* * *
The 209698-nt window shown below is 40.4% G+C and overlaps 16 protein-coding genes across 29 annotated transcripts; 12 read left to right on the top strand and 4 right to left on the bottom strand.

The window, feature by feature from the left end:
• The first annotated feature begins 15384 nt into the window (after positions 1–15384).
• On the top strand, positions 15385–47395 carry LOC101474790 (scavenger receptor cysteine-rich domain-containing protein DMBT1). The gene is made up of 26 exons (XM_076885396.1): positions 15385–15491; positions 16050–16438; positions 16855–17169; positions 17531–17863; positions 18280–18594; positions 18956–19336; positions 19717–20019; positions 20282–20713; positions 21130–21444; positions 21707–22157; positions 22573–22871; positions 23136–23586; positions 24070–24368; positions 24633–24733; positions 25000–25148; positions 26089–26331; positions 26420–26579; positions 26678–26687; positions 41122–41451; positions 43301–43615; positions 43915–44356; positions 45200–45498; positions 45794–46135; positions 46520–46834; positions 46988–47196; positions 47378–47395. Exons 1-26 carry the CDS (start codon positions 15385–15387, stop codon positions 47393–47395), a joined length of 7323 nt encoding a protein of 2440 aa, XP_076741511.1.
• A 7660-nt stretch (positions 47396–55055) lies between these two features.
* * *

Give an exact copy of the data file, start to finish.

The 209698-nt window shown below is 40.4% G+C and overlaps 16 protein-coding genes across 29 annotated transcripts; 12 read left to right on the top strand and 4 right to left on the bottom strand.

The window, feature by feature from the left end:
• The first annotated feature begins 15384 nt into the window (after positions 1–15384).
• On the top strand, positions 15385–47395 carry LOC101474790 (scavenger receptor cysteine-rich domain-containing protein DMBT1). The gene is made up of 26 exons (XM_076885396.1): positions 15385–15491; positions 16050–16438; positions 16855–17169; positions 17531–17863; positions 18280–18594; positions 18956–19336; positions 19717–20019; positions 20282–20713; positions 21130–21444; positions 21707–22157; positions 22573–22871; positions 23136–23586; positions 24070–24368; positions 24633–24733; positions 25000–25148; positions 26089–26331; positions 26420–26579; positions 26678–26687; positions 41122–41451; positions 43301–43615; positions 43915–44356; positions 45200–45498; positions 45794–46135; positions 46520–46834; positions 46988–47196; positions 47378–47395. Exons 1-26 carry the CDS (start codon positions 15385–15387, stop codon positions 47393–47395), a joined length of 7323 nt encoding a protein of 2440 aa, XP_076741511.1.
• A 7660-nt stretch (positions 47396–55055) lies between these two features.